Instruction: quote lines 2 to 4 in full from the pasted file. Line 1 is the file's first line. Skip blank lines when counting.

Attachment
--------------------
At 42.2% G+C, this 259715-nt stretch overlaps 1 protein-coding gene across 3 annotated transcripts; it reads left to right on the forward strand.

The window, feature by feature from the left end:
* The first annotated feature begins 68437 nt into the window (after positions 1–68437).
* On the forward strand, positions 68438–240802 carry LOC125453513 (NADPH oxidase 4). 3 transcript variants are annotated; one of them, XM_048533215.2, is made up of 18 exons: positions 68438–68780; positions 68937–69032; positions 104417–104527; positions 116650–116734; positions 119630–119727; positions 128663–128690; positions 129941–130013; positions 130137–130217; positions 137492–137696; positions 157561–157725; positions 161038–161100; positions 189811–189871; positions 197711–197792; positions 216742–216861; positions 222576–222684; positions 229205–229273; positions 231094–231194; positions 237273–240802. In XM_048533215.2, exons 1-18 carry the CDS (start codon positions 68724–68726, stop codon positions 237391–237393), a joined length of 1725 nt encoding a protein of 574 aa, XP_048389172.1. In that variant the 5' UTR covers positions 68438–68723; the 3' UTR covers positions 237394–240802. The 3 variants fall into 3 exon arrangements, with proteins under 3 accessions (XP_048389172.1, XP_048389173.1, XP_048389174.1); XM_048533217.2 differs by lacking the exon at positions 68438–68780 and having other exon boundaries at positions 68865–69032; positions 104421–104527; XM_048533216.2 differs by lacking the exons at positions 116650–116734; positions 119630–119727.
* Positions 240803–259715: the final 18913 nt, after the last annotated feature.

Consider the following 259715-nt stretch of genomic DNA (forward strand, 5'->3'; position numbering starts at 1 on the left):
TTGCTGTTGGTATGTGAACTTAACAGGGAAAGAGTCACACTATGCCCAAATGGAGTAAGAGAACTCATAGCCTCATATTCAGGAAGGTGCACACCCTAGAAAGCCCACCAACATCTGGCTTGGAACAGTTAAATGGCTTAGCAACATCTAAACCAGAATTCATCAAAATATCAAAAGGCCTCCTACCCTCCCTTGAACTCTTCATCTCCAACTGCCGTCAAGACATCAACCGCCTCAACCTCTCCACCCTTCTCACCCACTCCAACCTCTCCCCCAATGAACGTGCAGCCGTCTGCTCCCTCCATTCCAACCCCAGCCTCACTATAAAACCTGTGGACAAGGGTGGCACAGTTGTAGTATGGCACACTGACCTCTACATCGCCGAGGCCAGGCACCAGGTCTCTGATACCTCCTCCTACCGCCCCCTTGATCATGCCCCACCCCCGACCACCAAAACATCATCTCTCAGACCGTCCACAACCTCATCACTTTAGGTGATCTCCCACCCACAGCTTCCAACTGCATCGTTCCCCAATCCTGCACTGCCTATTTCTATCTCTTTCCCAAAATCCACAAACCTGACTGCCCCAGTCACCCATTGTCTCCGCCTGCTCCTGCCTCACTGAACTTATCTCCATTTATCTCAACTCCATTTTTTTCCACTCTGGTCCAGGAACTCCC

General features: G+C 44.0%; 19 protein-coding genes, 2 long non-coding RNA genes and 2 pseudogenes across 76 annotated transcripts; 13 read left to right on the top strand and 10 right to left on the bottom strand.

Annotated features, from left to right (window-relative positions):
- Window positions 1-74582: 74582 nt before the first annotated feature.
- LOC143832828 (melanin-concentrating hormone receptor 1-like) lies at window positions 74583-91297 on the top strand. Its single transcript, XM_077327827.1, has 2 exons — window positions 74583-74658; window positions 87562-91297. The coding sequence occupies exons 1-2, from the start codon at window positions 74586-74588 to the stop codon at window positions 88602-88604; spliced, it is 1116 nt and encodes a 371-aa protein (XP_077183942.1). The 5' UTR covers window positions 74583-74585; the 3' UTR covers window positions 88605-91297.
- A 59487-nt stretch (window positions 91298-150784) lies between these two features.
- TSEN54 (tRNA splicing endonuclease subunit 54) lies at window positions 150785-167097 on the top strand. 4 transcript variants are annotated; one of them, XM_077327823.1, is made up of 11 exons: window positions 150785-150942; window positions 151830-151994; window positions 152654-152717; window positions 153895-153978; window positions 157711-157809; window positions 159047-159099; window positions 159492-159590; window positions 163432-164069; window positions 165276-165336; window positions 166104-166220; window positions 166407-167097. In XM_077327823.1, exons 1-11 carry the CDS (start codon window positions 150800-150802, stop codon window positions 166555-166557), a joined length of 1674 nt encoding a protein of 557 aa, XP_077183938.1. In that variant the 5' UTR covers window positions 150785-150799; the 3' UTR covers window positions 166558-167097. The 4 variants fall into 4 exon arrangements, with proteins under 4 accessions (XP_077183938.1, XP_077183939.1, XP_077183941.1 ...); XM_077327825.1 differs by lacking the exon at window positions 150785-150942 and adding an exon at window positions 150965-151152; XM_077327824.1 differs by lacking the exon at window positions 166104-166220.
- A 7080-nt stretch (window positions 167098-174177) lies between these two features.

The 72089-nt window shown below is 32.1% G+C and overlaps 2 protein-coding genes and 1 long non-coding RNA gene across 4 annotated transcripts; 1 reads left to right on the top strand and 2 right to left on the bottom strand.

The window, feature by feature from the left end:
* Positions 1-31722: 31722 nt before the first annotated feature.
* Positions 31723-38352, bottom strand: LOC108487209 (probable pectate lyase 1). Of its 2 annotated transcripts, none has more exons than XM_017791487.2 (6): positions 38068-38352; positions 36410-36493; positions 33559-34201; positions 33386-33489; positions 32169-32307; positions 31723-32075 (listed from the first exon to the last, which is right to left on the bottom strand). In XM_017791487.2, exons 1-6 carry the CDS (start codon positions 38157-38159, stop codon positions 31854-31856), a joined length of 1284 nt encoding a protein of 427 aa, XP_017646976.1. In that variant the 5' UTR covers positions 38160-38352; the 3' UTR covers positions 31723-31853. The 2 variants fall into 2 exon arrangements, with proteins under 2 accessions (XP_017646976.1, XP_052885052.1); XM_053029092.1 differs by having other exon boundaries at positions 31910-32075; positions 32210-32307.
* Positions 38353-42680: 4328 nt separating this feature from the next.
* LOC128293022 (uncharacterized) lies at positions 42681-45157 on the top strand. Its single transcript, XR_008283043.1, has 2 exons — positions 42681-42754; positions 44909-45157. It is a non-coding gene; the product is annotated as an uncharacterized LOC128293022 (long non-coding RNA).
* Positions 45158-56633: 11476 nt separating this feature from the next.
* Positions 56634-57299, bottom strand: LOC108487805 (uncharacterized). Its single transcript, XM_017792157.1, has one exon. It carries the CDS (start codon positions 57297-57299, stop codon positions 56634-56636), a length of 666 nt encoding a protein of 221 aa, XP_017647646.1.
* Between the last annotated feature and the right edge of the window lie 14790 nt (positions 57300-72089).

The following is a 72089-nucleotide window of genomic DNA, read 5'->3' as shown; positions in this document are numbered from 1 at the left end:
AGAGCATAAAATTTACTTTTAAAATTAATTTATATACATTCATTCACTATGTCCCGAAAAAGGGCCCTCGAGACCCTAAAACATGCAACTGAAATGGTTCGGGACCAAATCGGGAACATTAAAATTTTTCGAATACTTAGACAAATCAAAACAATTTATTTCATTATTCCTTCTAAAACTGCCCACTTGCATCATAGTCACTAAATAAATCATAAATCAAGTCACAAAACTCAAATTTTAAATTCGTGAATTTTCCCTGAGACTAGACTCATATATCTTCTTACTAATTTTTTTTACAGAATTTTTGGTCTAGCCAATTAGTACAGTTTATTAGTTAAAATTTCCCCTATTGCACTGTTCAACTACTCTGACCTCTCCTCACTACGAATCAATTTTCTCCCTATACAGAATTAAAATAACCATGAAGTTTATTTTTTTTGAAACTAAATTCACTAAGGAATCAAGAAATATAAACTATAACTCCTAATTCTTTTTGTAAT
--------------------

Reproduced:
The window, feature by feature from the left end:
* The first annotated feature begins 68437 nt into the window (after positions 1–68437).
* On the forward strand, positions 68438–240802 carry LOC125453513 (NADPH oxidase 4). 3 transcript variants are annotated; one of them, XM_048533215.2, is made up of 18 exons: positions 68438–68780; positions 68937–69032; positions 104417–104527; positions 116650–116734; positions 119630–119727; positions 128663–128690; positions 129941–130013; positions 130137–130217; positions 137492–137696; positions 157561–157725; positions 161038–161100; positions 189811–189871; positions 197711–197792; positions 216742–216861; positions 222576–222684; positions 229205–229273; positions 231094–231194; positions 237273–240802. In XM_048533215.2, exons 1-18 carry the CDS (start codon positions 68724–68726, stop codon positions 237391–237393), a joined length of 1725 nt encoding a protein of 574 aa, XP_048389172.1. In that variant the 5' UTR covers positions 68438–68723; the 3' UTR covers positions 237394–240802. The 3 variants fall into 3 exon arrangements, with proteins under 3 accessions (XP_048389172.1, XP_048389173.1, XP_048389174.1); XM_048533217.2 differs by lacking the exon at positions 68438–68780 and having other exon boundaries at positions 68865–69032; positions 104421–104527; XM_048533216.2 differs by lacking the exons at positions 116650–116734; positions 119630–119727.